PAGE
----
A reporter in Iraq might just have the story of a lifetime when he meets Lyn Cassady, a guy who claims to be a former member of the U.S. Army's New Earth Army, a unit that employs paranormal powers in their missions.
1935. A group of elderly British women, who the Italians have named the Scorpioni, have chosen Italy, specifically Florence, as a place to live to blend their proper British sensibilities ... See full summary »
The story follows an underground weapons manufacturer in Belgrade during WWII and evolves into fairly surreal situations. A black marketeer who smuggles the weapons to partisans doesn't ... See full summary »
A bombardier in World War II tries desperately to escape the insanity of the war. However, sometimes insanity is the only sane way cope with a crazy situation. Catch-22 is a parody of a "military mentality" and of a bureaucratic society in general. Written by
Jeffrey Struyk <Catch22@ix.netcom.com>
In the scene where Yossarian (Alan Arkin) is prevented from following Luciana (Olimpia Carlisi) by a policeman directing traffic who gives him a "sorry about that gesture" after stopping him, the officer is played by Buck Henry, who both wrote the screenplay and played Lt. Col. Korn in the movie. In the director's commentary, Mike Nichols said the actor he had hired for the scene wasn't getting the gesture right so he asked Henry to put on the policeman's uniform and do it instead, which the director said he did "beautifully". After the scene cuts to the passing convoy and swings back to the policeman, he's being played by the original actor and not Buck. The director called this quick cameo by Henry "something that nobody knows". See more »
During the mission to Ferrera, when Yossarian toggles his bombs early and causes the entire group to bomb the ocean, the top gun turret of Yossarian's B-25 is missing when the plane is seen in head-on process shots against a rear-screen projection of other planes in flight. See more »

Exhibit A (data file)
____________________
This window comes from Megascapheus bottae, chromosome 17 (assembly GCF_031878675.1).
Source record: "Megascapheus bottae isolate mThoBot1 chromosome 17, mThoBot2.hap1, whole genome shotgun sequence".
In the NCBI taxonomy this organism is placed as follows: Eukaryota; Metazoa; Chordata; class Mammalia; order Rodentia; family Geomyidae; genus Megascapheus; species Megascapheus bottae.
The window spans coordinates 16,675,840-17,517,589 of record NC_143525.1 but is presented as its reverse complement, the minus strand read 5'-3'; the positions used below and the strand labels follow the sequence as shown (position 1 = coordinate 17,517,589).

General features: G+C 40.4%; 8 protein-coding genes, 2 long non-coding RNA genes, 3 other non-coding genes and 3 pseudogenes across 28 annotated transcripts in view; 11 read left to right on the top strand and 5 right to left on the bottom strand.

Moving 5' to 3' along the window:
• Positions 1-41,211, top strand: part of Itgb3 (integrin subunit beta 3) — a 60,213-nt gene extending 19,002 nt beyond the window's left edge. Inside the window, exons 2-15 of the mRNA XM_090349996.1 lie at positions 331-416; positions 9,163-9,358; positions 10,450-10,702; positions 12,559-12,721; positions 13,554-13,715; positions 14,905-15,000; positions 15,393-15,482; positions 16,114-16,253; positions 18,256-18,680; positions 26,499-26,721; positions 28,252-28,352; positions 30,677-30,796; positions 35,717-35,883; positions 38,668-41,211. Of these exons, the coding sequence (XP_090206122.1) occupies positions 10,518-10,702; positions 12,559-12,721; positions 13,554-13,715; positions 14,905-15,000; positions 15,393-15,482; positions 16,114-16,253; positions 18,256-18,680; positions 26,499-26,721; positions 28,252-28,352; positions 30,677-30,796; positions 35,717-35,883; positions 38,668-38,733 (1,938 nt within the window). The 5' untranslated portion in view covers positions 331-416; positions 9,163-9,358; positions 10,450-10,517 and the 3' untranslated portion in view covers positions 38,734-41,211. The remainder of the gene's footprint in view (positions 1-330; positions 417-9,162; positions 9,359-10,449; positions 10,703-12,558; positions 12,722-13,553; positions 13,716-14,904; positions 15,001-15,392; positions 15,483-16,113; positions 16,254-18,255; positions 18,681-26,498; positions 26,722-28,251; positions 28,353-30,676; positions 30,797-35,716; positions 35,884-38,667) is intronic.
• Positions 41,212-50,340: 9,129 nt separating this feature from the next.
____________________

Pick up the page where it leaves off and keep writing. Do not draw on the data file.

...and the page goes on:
Like many movies, the reading of the book for background information is really helpful here, but not mandatory. For 1970, it has the biggest and best crew of stars probably ever offered on film. It's unfortunate that most university graduates from pre-1980 have heard the expression "Catch-22" but haven't watched the movie or read the book.
During one part of the story, Yossarian, the lead bombardier, finds out that they are going to bomb an Italian village that has no stragetic interest to the US war effort. He decides to drop his bombs on the Mediterranean Sea, and since he's the Lead Bombardier of his Army squadron, everyone else has to follow suit. The General, General Scheisskopk (check out what that means in German, folks) wants to court marshall him, or shoot him. His Colonels dissuade him from doing this, give Yossarian a medal and promote him to avoid the negative publicity which would happen if this information got the press.
This movie has many ironic experiences shown, including the horrors of war. The cinematography is excellent and the movie is well worth watching. Yossarian is the anti-hero who goes through many adventures that young people should see before entering service.
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